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Latent TB treatment

latent tb treatmentWhat treatment do I need for latent TB?

A course of antibiotic medicine will treat latent TB. You may be given Rifampicin and Isoniazid for three months (which may be together in a tablet called Rifinah) or Isoniazid by itself for six months.

Your doctor or TB specialist nurse will talk you through the treatment and answer any questions you may have.

Is latent TB treatment safe?

As with all medicines, there may be side effects. Some are mild, while others may be more serious. Depending on the treatment you receive, you may experience the following side effects:

Rifinah (Rifampicin and Isoniazid in combination):

  • orange staining to tears, saliva, urine and other bodily fluids – this is not harmful but it may stain contact lenses
  • flu-like symptoms
  • menstrual disturbances
  • reduced effectiveness of hormonal contraceptives
  • tingling or numbness
  • rashes and itchiness
  • sickness or diarrhoea

Isoniazid:

  • tingling or numbness
  • rashes and itchiness
  • sickness or diarrhoea

I don’t feel ill so why should I take treatment for latent TB?Very rarely the medication can cause jaundice, which leads to yellowing of the skin or eyes. Isoniazid and Rifinah may affect your eyesight, but this is also rare. However, if you notice either of these side effects, stop taking your TB tablets and speak to a doctor or nurse immediately.

Prevention is better than cure. About 1 in 10 people with latent TB will develop active TB. And there is no way to know if you will be one of them. It is possible to become ill with active TB many years after you breathe in TB bacteria. Treatment is the only way to remove the TB bacteria from your body.

Latent TB treatment is often shorter than treatment for active TB, and it involves less medication. These are all good reasons to treat the latent TB bacteria while you are healthy and before they have a chance to wake up.

How do I take latent TB medication?

It is important that you take your medicine regularly and complete the full course, to make sure all TB bacteria are removed from your body.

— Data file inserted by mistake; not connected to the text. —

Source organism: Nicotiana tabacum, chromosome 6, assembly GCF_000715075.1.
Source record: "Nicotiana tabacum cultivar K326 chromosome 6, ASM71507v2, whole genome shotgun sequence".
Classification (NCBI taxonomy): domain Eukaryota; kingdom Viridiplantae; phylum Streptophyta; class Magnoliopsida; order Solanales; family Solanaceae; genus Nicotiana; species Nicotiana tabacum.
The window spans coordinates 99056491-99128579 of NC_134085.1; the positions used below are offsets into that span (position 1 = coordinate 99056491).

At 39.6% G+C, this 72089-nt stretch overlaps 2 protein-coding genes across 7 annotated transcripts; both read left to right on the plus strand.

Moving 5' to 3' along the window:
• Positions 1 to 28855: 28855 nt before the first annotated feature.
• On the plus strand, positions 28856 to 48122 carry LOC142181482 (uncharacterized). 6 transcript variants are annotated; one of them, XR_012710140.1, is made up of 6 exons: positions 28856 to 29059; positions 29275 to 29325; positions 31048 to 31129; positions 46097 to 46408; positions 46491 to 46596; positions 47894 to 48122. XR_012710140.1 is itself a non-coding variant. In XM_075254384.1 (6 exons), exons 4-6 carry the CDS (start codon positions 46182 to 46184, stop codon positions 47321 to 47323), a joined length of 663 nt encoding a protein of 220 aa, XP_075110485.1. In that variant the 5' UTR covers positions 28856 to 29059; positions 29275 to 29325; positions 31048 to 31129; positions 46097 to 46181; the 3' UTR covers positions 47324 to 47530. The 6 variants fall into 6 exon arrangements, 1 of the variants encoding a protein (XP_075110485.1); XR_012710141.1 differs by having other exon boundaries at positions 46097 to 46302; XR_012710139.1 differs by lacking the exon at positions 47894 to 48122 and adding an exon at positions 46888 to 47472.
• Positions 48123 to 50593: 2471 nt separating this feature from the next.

Try to take your TB medicine at least one hour before you eat food or two hours afterwards. You can eat anything you like, but you should avoid drinking alcohol.

I am worried about getting treated for latent TB, but I don’t want to get ill?

You will receive support throughout your treatment from a doctor or TB specialist nurse. They will talk you through the treatment and answer any questions you may have. Once you have all the information you need, you will be able to decide whether treatment is the best option for you.

If you have started treatment, but are still have concerns, remember your doctor and nurse are there to help. Make sure you keep all your clinic appointments and tell your doctor or nurse any side effects you may have, or if you are having trouble to remember to take our medication – they will be able to help.

When I finish my treatment, will I be free of TB forever?

If you complete your treatment as prescribed, your risk of developing active TB is much lower. However, it is possible you could breathe in the TB bacteria again in future. The chances of this are low for most people, but is useful to know the most common symptoms of active TB so you can see your GP if you have any of them:

  • a cough which lasts for three weeks or longer
  • fever (a high temperature)
  • night sweats
  • weight loss
  • no appetite
  • tiredness.
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